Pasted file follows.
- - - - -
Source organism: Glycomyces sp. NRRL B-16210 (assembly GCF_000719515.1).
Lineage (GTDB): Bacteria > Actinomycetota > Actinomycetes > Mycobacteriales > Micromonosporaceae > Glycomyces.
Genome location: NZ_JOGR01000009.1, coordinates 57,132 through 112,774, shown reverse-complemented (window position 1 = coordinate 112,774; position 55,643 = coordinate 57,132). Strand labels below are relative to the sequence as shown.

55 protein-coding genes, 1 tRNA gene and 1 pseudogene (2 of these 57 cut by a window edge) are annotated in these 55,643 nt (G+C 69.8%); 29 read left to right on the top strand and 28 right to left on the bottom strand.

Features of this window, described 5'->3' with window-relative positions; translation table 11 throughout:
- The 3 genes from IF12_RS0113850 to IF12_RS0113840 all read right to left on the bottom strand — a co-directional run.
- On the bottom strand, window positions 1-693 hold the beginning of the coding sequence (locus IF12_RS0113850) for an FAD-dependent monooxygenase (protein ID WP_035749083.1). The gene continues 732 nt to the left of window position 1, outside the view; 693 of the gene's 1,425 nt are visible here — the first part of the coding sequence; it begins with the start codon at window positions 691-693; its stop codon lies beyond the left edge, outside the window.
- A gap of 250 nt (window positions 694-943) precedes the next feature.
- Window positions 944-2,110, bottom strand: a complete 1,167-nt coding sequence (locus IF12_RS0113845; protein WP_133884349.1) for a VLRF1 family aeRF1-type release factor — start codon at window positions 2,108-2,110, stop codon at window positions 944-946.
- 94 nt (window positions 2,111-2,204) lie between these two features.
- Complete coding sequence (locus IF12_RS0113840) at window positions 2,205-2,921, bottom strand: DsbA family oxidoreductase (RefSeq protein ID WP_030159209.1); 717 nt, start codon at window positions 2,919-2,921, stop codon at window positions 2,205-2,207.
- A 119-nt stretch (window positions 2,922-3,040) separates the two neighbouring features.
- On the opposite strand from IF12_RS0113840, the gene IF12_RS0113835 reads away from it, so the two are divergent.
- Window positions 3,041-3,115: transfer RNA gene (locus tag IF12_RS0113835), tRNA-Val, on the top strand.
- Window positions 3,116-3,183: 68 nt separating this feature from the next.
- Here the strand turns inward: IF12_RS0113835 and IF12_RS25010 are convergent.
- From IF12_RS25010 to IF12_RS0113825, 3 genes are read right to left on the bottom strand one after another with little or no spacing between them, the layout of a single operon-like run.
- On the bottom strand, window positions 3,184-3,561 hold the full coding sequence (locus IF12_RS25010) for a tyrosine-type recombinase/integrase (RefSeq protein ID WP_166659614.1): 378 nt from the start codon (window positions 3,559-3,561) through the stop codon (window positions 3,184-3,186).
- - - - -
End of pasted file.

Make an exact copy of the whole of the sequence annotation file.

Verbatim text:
Source organism: Glycomyces sp. NRRL B-16210 (assembly GCF_000719515.1).
Lineage (GTDB): Bacteria > Actinomycetota > Actinomycetes > Mycobacteriales > Micromonosporaceae > Glycomyces.
Genome location: NZ_JOGR01000009.1, coordinates 57,132 through 112,774, shown reverse-complemented (window position 1 = coordinate 112,774; position 55,643 = coordinate 57,132). Strand labels below are relative to the sequence as shown.

55 protein-coding genes, 1 tRNA gene and 1 pseudogene (2 of these 57 cut by a window edge) are annotated in these 55,643 nt (G+C 69.8%); 29 read left to right on the top strand and 28 right to left on the bottom strand.

Features of this window, described 5'->3' with window-relative positions; translation table 11 throughout:
- The 3 genes from IF12_RS0113850 to IF12_RS0113840 all read right to left on the bottom strand — a co-directional run.
- On the bottom strand, window positions 1-693 hold the beginning of the coding sequence (locus IF12_RS0113850) for an FAD-dependent monooxygenase (protein ID WP_035749083.1). The gene continues 732 nt to the left of window position 1, outside the view; 693 of the gene's 1,425 nt are visible here — the first part of the coding sequence; it begins with the start codon at window positions 691-693; its stop codon lies beyond the left edge, outside the window.
- A gap of 250 nt (window positions 694-943) precedes the next feature.
- Window positions 944-2,110, bottom strand: a complete 1,167-nt coding sequence (locus IF12_RS0113845; protein WP_133884349.1) for a VLRF1 family aeRF1-type release factor — start codon at window positions 2,108-2,110, stop codon at window positions 944-946.
- 94 nt (window positions 2,111-2,204) lie between these two features.
- Complete coding sequence (locus IF12_RS0113840) at window positions 2,205-2,921, bottom strand: DsbA family oxidoreductase (RefSeq protein ID WP_030159209.1); 717 nt, start codon at window positions 2,919-2,921, stop codon at window positions 2,205-2,207.
- A 119-nt stretch (window positions 2,922-3,040) separates the two neighbouring features.
- On the opposite strand from IF12_RS0113840, the gene IF12_RS0113835 reads away from it, so the two are divergent.
- Window positions 3,041-3,115: transfer RNA gene (locus tag IF12_RS0113835), tRNA-Val, on the top strand.
- Window positions 3,116-3,183: 68 nt separating this feature from the next.
- Here the strand turns inward: IF12_RS0113835 and IF12_RS25010 are convergent.
- From IF12_RS25010 to IF12_RS0113825, 3 genes are read right to left on the bottom strand one after another with little or no spacing between them, the layout of a single operon-like run.
- On the bottom strand, window positions 3,184-3,561 hold the full coding sequence (locus IF12_RS25010) for a tyrosine-type recombinase/integrase (RefSeq protein ID WP_166659614.1): 378 nt from the start codon (window positions 3,559-3,561) through the stop codon (window positions 3,184-3,186).